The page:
The Never-Ending Story, Continued
Another round of talks over Iran's nuclear program.
Iran and the P5+1 (USA, UK, France, Russia, China and Germany) concluded their latest round of talks on Wednesday in the long-running standoff over Iran’s nuclear program. Both sides issued the usual meaningless make-nice statements that always seem to follow these talks. But there was a worrisome note of naïve optimism coming from some Western officials who should know better. Have they been seduced by the alleged “reformist” nature of Iran’s new president, Hassan Rouhani? It’s worth remembering that this is the same Rouhani who was present at the creation with Old Whiskers himself; who had to be vetted by the regime before he could run for president; who has bragged in Iranian media about fooling the West; and who led Iran’s Supreme Council for National Security and was Iran’s chief nuclear negotiator from 2003-2005, when Iran’s secret weapons work was revealed.
Adding to our concern is the lesson Iran learned in watching the Obama administration bumble its way into a Syria “deal” that effectively kept Bashar al-Assad in power while depending on the good will of Russian President Vladimir Putin to hold Syria to its obligations. The lesson for Iran? Obama is so desperate to avoid using force that he will clutch at any political straw offered him. So what straw will Iran offer?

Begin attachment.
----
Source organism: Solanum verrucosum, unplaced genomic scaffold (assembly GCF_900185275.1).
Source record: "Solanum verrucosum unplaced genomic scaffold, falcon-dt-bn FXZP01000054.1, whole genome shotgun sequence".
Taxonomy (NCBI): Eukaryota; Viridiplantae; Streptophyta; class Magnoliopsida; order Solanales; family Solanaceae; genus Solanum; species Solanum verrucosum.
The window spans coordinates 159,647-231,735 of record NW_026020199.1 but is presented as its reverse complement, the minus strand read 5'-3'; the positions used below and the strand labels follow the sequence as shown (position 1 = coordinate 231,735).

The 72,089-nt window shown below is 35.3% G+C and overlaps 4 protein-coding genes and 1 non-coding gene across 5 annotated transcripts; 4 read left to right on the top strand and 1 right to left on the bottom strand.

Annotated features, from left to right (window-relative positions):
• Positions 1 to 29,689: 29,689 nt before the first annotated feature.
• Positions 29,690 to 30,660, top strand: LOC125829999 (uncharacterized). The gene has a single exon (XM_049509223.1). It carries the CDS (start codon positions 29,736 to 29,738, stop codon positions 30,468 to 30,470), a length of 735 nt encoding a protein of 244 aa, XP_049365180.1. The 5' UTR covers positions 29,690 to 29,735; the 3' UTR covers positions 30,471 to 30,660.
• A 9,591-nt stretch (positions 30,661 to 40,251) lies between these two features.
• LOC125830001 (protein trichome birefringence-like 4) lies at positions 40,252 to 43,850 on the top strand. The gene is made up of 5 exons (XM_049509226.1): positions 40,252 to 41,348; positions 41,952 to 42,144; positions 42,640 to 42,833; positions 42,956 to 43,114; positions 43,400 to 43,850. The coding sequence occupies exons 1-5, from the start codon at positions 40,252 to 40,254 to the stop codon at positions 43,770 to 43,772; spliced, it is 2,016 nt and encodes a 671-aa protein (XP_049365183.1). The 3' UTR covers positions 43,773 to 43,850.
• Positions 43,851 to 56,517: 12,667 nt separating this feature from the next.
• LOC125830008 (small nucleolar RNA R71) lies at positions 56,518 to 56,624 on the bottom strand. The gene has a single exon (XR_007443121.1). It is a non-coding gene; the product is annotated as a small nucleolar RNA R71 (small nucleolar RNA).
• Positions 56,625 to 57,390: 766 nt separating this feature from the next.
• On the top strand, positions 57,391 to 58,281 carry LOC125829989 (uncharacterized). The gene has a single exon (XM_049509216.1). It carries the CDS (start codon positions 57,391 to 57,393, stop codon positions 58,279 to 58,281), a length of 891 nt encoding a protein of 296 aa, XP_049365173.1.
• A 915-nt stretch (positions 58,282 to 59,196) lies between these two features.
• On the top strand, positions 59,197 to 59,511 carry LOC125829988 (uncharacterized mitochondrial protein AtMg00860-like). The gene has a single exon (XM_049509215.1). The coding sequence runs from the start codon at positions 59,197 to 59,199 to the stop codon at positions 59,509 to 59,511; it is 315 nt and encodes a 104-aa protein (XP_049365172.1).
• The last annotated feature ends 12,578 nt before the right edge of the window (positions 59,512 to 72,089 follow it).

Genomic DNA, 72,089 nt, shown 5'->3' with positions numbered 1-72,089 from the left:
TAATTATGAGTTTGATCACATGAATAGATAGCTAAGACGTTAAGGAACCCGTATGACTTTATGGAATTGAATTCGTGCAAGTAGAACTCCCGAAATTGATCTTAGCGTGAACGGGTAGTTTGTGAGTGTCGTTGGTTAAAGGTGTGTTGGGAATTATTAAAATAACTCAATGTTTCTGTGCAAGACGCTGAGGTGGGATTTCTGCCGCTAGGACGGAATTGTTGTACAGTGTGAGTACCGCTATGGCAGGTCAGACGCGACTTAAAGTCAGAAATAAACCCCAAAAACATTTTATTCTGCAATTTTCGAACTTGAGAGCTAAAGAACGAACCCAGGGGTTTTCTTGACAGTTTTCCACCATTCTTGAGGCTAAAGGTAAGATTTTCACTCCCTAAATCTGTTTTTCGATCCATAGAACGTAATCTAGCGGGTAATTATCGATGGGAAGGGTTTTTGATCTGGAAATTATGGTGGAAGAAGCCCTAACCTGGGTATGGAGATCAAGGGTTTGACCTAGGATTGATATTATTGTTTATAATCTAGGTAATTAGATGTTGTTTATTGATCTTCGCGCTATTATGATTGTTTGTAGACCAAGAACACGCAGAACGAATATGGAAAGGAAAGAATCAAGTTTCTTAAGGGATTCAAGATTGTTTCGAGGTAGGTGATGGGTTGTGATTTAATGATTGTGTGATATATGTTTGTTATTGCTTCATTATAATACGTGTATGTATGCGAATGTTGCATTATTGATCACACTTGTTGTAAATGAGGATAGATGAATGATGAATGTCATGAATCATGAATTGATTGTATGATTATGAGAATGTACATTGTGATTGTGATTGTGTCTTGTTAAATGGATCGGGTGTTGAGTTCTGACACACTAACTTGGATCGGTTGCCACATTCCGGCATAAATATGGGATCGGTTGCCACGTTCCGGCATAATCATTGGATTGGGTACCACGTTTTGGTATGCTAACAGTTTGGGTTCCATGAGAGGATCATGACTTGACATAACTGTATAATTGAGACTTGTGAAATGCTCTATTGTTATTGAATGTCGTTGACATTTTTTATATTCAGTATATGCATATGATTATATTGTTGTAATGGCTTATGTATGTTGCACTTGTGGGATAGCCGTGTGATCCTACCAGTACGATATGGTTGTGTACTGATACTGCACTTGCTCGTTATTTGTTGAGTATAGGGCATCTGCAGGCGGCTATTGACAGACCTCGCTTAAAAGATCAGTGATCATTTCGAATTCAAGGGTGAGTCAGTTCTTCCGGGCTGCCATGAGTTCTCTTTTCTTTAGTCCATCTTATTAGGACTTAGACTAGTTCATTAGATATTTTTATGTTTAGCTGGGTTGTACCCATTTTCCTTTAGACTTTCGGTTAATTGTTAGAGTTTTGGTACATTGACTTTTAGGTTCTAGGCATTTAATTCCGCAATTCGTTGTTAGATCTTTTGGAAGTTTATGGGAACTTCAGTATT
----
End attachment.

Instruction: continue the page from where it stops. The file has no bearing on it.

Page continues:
Iran could offer to stop enriching uranium to 20%, which sounds important but in fact is meaningless. Such a concession could be reversed at any time, without delay and probably without detection. Iran could allow inspectors access to Iranian nuclear scientists, but only in tightly controlled interviews with government handlers present – again, meaningless. It could even allow inspectors onto the grounds of the former weapons research site at Parchin. The facility was razed in 2004 and likely offers little if any tangible evidence today. In return, Iran would demand the relaxation of sanctions that have squeezed its economy, even before Iran’s good behavior can be verified. It would likely seek some U.S. affirmation of Iran’s right to nuclear energy (which is not in dispute; only Iran’s compliance with its Non-Proliferation Treaty obligations is disputed). And Iran would likely seek a U.S. pledge not to attack Iran as long as political negotiations continue. Would the Obama administration fall for such a ploy? Given its performance during the Syrian crisis, it’s certainly possible.